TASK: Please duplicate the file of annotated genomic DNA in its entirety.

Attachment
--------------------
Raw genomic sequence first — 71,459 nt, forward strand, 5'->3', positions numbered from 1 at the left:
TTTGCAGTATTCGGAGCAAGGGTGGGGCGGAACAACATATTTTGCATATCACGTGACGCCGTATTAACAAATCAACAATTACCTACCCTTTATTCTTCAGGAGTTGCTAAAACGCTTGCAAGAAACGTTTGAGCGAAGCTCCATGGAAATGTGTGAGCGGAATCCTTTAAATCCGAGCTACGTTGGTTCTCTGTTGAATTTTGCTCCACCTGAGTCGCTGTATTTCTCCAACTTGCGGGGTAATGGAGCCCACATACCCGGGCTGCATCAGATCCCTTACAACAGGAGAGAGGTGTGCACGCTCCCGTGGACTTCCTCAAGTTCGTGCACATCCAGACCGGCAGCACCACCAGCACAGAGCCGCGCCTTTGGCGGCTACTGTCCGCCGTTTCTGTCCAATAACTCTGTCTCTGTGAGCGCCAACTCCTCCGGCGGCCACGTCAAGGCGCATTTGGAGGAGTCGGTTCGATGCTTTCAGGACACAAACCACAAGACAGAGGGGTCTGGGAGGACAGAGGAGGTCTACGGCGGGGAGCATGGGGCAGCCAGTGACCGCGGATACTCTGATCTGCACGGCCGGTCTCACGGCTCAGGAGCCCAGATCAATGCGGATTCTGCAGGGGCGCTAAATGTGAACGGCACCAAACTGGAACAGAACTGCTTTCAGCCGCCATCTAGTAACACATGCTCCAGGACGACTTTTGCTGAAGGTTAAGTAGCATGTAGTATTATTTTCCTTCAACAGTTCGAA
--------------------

Raw genomic sequence first — 71,459 nt, forward strand, 5'->3', positions numbered from 1 at the left:
TTTGCAGTATTCGGAGCAAGGGTGGGGCGGAACAACATATTTTGCATATCACGTGACGCCGTATTAACAAATCAACAATTACCTACCCTTTATTCTTCAGGAGTTGCTAAAACGCTTGCAAGAAACGTTTGAGCGAAGCTCCATGGAAATGTGTGAGCGGAATCCTTTAAATCCGAGCTACGTTGGTTCTCTGTTGAATTTTGCTCCACCTGAGTCGCTGTATTTCTCCAACTTGCGGGGTAATGGAGCCCACATACCCGGGCTGCATCAGATCCCTTACAACAGGAGAGAGGTGTGCACGCTCCCGTGGACTTCCTCAAGTTCGTGCACATCCAGACCGGCAGCACCACCAGCACAGAGCCGCGCCTTTGGCGGCTACTGTCCGCCGTTTCTGTCCAATAACTCTGTCTCTGTGAGCGCCAACTCCTCCGGCGGCCACGTCAAGGCGCATTTGGAGGAGTCGGTTCGATGCTTTCAGGACACAAACCACAAGACAGAGGGGTCTGGGAGGACAGAGGAGGTCTACGGCGGGGAGCATGGGGCAGCCAGTGACCGCGGATACTCTGATCTGCACGGCCGGTCTCACGGCTCAGGAGCCCAGATCAATGCGGATTCTGCAGGGGCGCTAAATGTGAACGGCACCAAACTGGAACAGAACTGCTTTCAGCCGCCATCTAGTAACACATGCTCCAGGACGACTTTTGCTGAAGGTTAAGTAGCATGTAGTATTATTTTCCTTCAACAGTTCGAA